Clarice crawled out of the water and onto the wet, gray beach and collapsed as the turbulent waves washed over her. With the left side of her face against the sand, she took in small gasps of air as each wave receded. Digging her fingers into the sand, she slowly pulled herself further onto the beach until she was free of the water. She rolled over onto her back and stared up at the streaks of blood red, deep purple and dark blue that was fanned out across the sky. Shivering, she tugged at the silk gown that clung to her body. She drifted in and out of consciousness, not becoming fully awake until she found herself staring at a star-splattered sky and recognized the demon star, Algol, that waxed and waned among the stars in the constellation, Cassiopeia. She slowly sat up and stared at the black ocean that lay calm and quiet, sending only tufts of sudsy foam onto the beach. Using her fingertips, she combed her long brown hair back from her face and brushed the sand from her cheek. She ran her tongue around her parched lips and then spat out the salt that coated her tongue. The cry of a seagull circling above her made her look up, and then turn as it floated upward. She faced a steep, craggy stone cliff that walled off the beach on three sides. At the top, light from several windows shone from a large, stone house. She quickly stood up, shook her head to clear her dizziness, and yelled “help” as loud as she could. Then she was struck in the head from behind. She collapsed, unconscious, onto the sand. # A warm, salty breeze blew in through a large opened window. The heavy dark green drapes that hung on both sides of the window fluttered almost imperceptibly. Sunlight streamed into the room, bathing the canopied bed in white light. Clarice awoke with a start and sat up. The nightgown she was wearing was new and rose colored. The room was sparsely furnished, with the bed, a vanity dresser with a large round mirror and an embroidered, padded stool. The walls were bare and burgundy. She pushed aside the pale green comforter and dark green linen sheet that covered her and climbed out of bed. She ran to the window and looked out. The ocean sparkled under a lemon yellow sun. When the door to the room opened, she spun around. “I see you've awoken,” the old hag standing in the doorway, said. Beneath the hag’s thick white hair that stuck straight out from her head, was a face as wrinkled as a topographic map. Her irises were as white as the sclera of her eyes. “Who are you?” Clarice said. “I'm Tribell,” she said. “The master of the house has asked me to see that you're comfortable.” “Who is he?” “You'll be meeting him in due time,” Tribell said. “Your bath is being drawn and clothes befitting a beautiful young woman such as yourself have been found and laid out for you in the dressing chamber.” “How did I get here?” Clarice said. “The last I remember I was down on the beach and I was hit from behind.” She put her hand on the back of her head. “Strange, there's no bump or sign of injury.” “You must have dreamt that,” Tribell said. “You were pounding on the front door and when the master opened it, you fainted in his arms.” “But I came here from the sea,” she said. “Nonsense,” Tribell said. “No one can get to the manor from the sea. Your memory has been affected somehow.” Clarice ran her fingertip over her lips. “I have no memory other than crawling out of the ocean.” “It rained most violently last night,” Tribell said. “That was the water you crawled out of.” Clarice sat on the stool in front of the vanity dresser. She stared at her reflection in the mirror. The eyes that stared back at her were filled with dismay. # The hallway she walked down was lined on both sides with large wooden doors locked with chains. Thumping on the doors from the other side echoed through the hall. She stopped and put her ear to a door, and hearing nothing but the tapping, she walked on. The hall was dimly lit by pale moonlight that filtered through a stained glass window. The blue and yellow in the glass was faintly cast on the floor and walls. The design of the window was that of a raft on a violent sea crowded with men and women in various contortions of great distress. Clarice's long pale rose silk dress dragged on the bare wood floor making a swishing sound that reverberated through the hallway. She stopped at the top of a winding staircase. “You were told to stay in your bedroom,” Tribell said, suddenly appearing on the stairs a few steps down. Clarice recoiled. “How did you just appear like that?” Tribell cackled, displaying a mouth filled with blackened, broken teeth. “Are you daft? I've been standing here all along. You're not to wander the manor alone.” “Why?” Clarice said. “Am I being held prisoner?” “Of course not, my dear,” a male voice behind her said. Clarice turned around. A tall man in a black jacket, silver waistcoat and a white ruffled shirt was standing a few feet behind her. His face was gaunt and pale. He had piercing gray eyes. His silver hair was parted down the middle. “The stairs in this manor can be treacherous,” he said. “You're a very attractive young woman and we wouldn't want you to have a very unfortunate fall down them.” Clarice looked down the stairs. Tribell was gone. “The stairs look no different than any other stairs,” she said. “What is it they say about looks being deceiving?” he said. “Has Tribell informed you that you will be dining with me this evening?” “Who are you?” “My apologies,” he said. “I forgot my manners. I'm Thomas Lacket, the owner of this manor. And you are?” “Clarice . . .” She rubbed her temples. “My last name has escaped me for the moment.” “No doubt caused by being out in that storm last night,” he said. “I need to get back to where I came from.” “Where is that?” Clarice rubbed her forehead as if to pull the memory from her brain. “I don't recall that either.” She glanced down the hallway. “Why are those doors chained?” "It doesn't concern you,” he said with a hint of irritation. “Rest until Tribell comes for you.” He then waved his hand in front of her face. Instantly she found herself back in her room and lying on the bed. She closed her eyes, certain she was having a nightmare, and fell into a deep sleep. # Clarice awoke with a start. The sounds of the waves crashing onto the beach drew her attention to the window. For a very brief moment she thought she saw an apparition of a man outside in the dark looking in at her, and then it vanished. Startled, she quickly sat up and looked around the room. The candles in the sconces had been lit. The flames flickered as the moist, cool breeze came in through the open window. She got off of the bed and went to the vanity dresser and stared at her reflection in the mirror. She put her fingers to her cheeks, concerned with their paleness. When pinching them brought no color, she opened a drawer and searched among the folded lace handkerchiefs and hair ribbons for a pin or needle. After at last finding a needle under a white glove she took it out and jabbed the tip of her left index finger. When no blood bubbled out she jabbed her middle finger. She poked each of her fingers and the skin on her forearm. “No blood,” she said, distraught. “How can that be?” “Perhaps you're anemic.” Clarice spun around. Tribell was standing in the shadows in a corner of the room, her arms crossed. “How did you get in here?” Clarice said, flinging the needle onto the dresser. “I've been here,” she said. “You must comb your hair and smooth the wrinkles in your dress. It's time to join the master for supper.” # “Why are there no portraits of your family in this house?” Clarice said looking around the dining room. Every wall was bare except for several brass sconces. “My family took their faces with them to their graves,” he said with a wry chuckle. When a male servant in formal attire entered the room carrying a tray of food, Clarice turned in her chair and put her hand to her mouth and fought back the urge to scream. Half of his young face was a mass of burnt, scarred flesh. One eye was missing from a darkened socket. He went first to her end of the table and lifted the lid on a bowl and ladled steaming hot soup into Clarice's bowl, put a dish with rolls beside the bowl, and then went to the other end of the table and did the same for Thomas. After he left the room, Clarice said, “What happened to him?” “It is a shame, isn't it?” he said. “Robert was such a pretty youth. He stole from the wine cellar once too often and had to be taught a lesson.” Clarice pushed her chair back from the table and stood up. “What kind of monster are you?” “The very best kind,” he said with a malevolent grin. He waved his hand. “Now sit down and eat your soup.” Clarice was hurled back into the chair as it slid back to the table. She picked up a butter knife and prepared to throw it at him when Tribell suddenly appeared and grabbed her wrist. “Mind your manners,” Tribell said, twisting Clarice's wrist until she dropped the knife. “I like your pluck,” Thomas said as he picked up a roll and broke it in two, “but if you try anything like that again I'll have to alter your lovely features.” # Clarice awoke in the middle of the night. The room was cold. Light from a crescent moon shone in through the closed window. The candles had melted down to stubs and their wicks had no flame. She looked around the room, and then said, “Tribell?” When the old woman didn't respond, Clarice threw back the covers and got out of bed. Although the stone floor was cold, she left the slippers that had been placed at the bedside, and tip-toed to the door. It creaked slightly as she opened it. She walked into the hallway hugging her nightgown close to her body. Two candles were burning, their flickering flames casting dancing shadows on the walls. At the first door she stopped and tapped on it. Almost immediately, frenzied knocking came from the other side. “Who are you?” Clarice said in a hushed tone with her mouth to the door. “Help me,” a female's voice said. Clarice took the chain in her hands and examined how it had been looped and knotted around the door's handle. It took several minutes but after figuring it out, she removed the chain from the door and laid it on the floor. Then she opened the door. The mixed smells of decaying flesh and rancid meat flooded her senses. She put her hand over her nose and stared into the complete darkness. “I'm here to help you,” she said. A female in a tattered wedding dress rushed out of the darkness knocking Clarice backwards and against the opposite wall. The female stepped into the hallway, and like a wild animal sniffed the air and growled. Her hair was white and hung tangled to her waist. Her pale blue skin hung from her face in jagged strips displaying gray muscles and bones underneath. She stared at Clarice, her eyes filled with madness. “Send me to hell,” she screeched. Thomas and Tribell appeared at the top of the stairs. “As you wish,” Thomas said as he raised a gun and aimed it at her. The female turned and rushed toward him, her hands shaped into claws. He fired the gun. The bullet struck her in the chest. She exploded in a cloud of dust. Her dress fell to the floor forming a puddle of rotting cloth. “See what you've made me do?” he said to Clarice. He turned to Tribell. “That's what happens when we get too involved with torturing Robert.” Clarice fainted. # The ship she was on, the Indulgent, was tossed on turbulent waves. Its masts creaked as the ship rocked back and forth. Waves crashed over the bow and onto the deck walkway outside the cabins. Heavy rain slashed sideways, instantly drenching Clarice as she stepped out onto the deck. She was flung to the railing where she clung on as the ship leaned almost horizontal with the water. When the boat was righted, she wrapped her arms around a column, kicked off her shoes, and laughed with glee as the waves drenched her. Edward came out the door, stepped onto the deck, and immediately grasped onto a rope attached to the wall as the boat rocked violently on a large wave. “Clarice, you fool, come back inside before you're drowned. We can talk things over.” “There's nothing to talk over, Edward,” she said. “I'm glad its finally out in the open, our marriage is over. I'm in love with someone else.” “You don't mean that,” he said. Clarice stood back from the column and removed her diamond wedding ring. “This is what I think of our marriage,” she said as she raised her hand to toss the ring into the sea. Suddenly the ship lurched to the port side. Clarice dropped the ring. She watched it slide off the deck and into the water just before she lost her footing and went over the railing. # “That suits you just fine,” Tribell said, standing beside Clarice's bed. Suddenly aware of a voice, Clarice opened her eyes. “I remember now,” she said. “I know who I was and what happened to me.” “You may have been better off not remembering that,” Tribell said. “I have to remember, to figure it out. I can't swim, you see, and I was tossed into the ocean. I knew I was drowning. The saltwater filled my lungs.” She clutched her throat. “I sank to the bottom. I know I did.” Tribell said, “There's no time for all that now anyway. Your betrothed, the lord of this manor, is waiting.” Clarice sat up and stared in horror at the tattered wedding dress that she had been dressed in. “My betrothed?” she said. “I've promised myself to someone else, and besides, I'm already married.” Tribell clucked her tongue. “So, that was it then. None of you come to this manor without having committed some kind of folly.” “None of who?” Clarice said. “The young women married to Thomas who are kept in the locked rooms, just as you will be.” Shrieking, Clarice jumped from the bed and began tearing the dress from her body. The door flung open and Thomas stepped into the room. “What's the meaning of this?” he said. Clarice flung herself at him. “I can't marry you and be kept in a locked room. I'd die.” Thomas straightened his tie and said, “I thought you knew. You've been dead ever since you first crawled out of the water and I carried you here.”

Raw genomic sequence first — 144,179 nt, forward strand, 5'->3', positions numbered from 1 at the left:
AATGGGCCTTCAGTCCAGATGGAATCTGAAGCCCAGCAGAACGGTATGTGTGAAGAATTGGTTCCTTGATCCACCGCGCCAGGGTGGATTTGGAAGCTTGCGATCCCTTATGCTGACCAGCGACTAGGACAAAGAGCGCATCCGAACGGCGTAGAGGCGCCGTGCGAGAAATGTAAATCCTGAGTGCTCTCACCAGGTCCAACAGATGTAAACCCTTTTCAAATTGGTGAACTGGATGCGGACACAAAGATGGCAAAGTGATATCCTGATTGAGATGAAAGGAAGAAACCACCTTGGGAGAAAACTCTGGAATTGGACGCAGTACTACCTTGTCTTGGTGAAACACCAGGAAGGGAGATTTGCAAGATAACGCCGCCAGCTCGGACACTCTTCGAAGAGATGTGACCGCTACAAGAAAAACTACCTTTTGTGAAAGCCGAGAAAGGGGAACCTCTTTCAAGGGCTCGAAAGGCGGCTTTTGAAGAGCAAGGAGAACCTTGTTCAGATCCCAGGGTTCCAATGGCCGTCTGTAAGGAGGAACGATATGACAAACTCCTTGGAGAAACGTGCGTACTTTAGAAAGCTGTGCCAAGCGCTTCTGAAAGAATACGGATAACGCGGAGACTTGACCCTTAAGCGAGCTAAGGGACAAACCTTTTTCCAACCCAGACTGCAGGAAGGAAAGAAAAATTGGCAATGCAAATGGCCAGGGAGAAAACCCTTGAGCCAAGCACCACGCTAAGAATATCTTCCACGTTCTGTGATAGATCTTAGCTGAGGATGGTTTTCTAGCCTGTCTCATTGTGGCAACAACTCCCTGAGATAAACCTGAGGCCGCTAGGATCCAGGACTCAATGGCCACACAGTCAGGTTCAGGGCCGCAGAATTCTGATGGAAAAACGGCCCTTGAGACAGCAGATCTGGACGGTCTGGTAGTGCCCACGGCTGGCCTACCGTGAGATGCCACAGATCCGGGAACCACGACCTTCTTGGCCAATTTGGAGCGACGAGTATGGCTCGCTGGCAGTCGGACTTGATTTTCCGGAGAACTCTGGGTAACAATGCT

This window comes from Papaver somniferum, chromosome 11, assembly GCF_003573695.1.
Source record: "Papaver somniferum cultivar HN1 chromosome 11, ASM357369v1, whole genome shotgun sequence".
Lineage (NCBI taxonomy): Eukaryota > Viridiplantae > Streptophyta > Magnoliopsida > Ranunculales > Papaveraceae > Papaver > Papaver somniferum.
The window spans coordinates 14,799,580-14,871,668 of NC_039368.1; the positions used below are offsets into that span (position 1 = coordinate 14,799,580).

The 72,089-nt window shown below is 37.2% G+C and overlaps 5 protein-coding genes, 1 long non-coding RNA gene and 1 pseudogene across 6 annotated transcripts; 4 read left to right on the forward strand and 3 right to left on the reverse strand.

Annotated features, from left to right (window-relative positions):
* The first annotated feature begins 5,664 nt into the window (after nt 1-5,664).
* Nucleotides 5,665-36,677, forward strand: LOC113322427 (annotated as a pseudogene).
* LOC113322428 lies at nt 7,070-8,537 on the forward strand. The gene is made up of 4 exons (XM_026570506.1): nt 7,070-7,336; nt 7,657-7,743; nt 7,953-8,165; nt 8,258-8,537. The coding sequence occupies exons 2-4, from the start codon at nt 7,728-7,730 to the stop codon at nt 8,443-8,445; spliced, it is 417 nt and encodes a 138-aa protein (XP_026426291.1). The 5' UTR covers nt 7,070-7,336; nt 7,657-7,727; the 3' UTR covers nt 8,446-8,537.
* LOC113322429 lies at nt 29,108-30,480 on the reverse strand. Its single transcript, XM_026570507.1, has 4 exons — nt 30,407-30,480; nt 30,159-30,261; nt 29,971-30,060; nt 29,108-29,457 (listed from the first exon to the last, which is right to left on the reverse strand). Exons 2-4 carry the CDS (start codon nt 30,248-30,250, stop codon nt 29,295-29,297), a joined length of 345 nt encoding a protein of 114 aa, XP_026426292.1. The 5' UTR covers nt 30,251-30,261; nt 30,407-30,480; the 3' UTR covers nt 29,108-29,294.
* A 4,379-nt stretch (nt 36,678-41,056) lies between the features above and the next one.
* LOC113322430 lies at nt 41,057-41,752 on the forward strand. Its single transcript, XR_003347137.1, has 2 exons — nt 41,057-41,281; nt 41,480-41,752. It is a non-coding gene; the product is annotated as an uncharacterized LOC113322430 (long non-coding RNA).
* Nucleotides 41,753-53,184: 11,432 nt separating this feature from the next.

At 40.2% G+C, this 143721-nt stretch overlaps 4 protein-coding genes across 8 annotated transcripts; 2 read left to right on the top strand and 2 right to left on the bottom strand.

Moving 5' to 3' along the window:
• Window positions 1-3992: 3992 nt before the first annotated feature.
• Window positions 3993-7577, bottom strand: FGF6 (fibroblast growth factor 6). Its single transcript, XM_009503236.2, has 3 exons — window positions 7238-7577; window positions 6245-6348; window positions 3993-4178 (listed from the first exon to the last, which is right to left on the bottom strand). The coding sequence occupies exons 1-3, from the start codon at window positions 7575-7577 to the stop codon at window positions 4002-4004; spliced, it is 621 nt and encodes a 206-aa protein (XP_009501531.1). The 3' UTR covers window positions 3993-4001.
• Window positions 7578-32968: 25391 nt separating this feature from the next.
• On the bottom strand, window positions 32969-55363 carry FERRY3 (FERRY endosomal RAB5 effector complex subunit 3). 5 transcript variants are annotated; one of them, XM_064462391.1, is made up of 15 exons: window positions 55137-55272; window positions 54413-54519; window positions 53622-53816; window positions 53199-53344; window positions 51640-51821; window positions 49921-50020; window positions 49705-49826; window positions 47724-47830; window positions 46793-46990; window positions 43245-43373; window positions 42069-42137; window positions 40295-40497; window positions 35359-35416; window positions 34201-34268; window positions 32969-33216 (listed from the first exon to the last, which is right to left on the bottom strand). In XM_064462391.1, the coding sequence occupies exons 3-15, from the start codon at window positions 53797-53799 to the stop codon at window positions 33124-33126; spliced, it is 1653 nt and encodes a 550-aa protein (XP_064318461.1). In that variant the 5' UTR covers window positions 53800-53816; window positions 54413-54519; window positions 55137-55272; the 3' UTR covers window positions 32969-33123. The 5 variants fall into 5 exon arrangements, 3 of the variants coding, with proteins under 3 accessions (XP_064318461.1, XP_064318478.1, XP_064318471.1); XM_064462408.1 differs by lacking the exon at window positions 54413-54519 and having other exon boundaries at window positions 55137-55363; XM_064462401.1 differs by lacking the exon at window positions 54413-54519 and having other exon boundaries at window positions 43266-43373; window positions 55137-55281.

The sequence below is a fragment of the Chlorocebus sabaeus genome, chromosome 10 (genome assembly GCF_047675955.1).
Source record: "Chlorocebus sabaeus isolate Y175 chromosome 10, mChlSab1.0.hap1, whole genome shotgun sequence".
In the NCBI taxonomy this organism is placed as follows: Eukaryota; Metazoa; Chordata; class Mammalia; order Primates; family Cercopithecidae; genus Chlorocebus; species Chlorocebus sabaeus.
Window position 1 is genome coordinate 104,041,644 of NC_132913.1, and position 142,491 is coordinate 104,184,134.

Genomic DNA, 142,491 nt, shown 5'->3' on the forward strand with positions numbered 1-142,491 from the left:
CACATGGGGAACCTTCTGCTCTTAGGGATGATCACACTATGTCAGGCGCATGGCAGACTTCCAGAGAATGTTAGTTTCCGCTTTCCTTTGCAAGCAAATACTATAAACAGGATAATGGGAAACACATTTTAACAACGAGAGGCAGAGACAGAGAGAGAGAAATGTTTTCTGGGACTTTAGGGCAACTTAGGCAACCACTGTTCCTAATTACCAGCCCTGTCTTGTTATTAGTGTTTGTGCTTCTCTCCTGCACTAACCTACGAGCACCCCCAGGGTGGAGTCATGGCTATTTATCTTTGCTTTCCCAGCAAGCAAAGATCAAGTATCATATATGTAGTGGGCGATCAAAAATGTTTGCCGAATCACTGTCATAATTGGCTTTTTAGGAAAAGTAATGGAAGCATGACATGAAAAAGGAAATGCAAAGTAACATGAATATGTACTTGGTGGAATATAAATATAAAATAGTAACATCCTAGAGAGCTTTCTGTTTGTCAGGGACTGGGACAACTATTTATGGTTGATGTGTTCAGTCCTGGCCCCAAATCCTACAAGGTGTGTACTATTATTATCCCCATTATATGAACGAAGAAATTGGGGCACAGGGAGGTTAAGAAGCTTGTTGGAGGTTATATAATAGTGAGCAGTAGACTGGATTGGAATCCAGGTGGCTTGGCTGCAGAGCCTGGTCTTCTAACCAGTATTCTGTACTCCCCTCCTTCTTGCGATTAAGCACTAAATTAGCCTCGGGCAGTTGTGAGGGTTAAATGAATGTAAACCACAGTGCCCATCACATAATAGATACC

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Day 6 The Dumb Supper by Sai Chi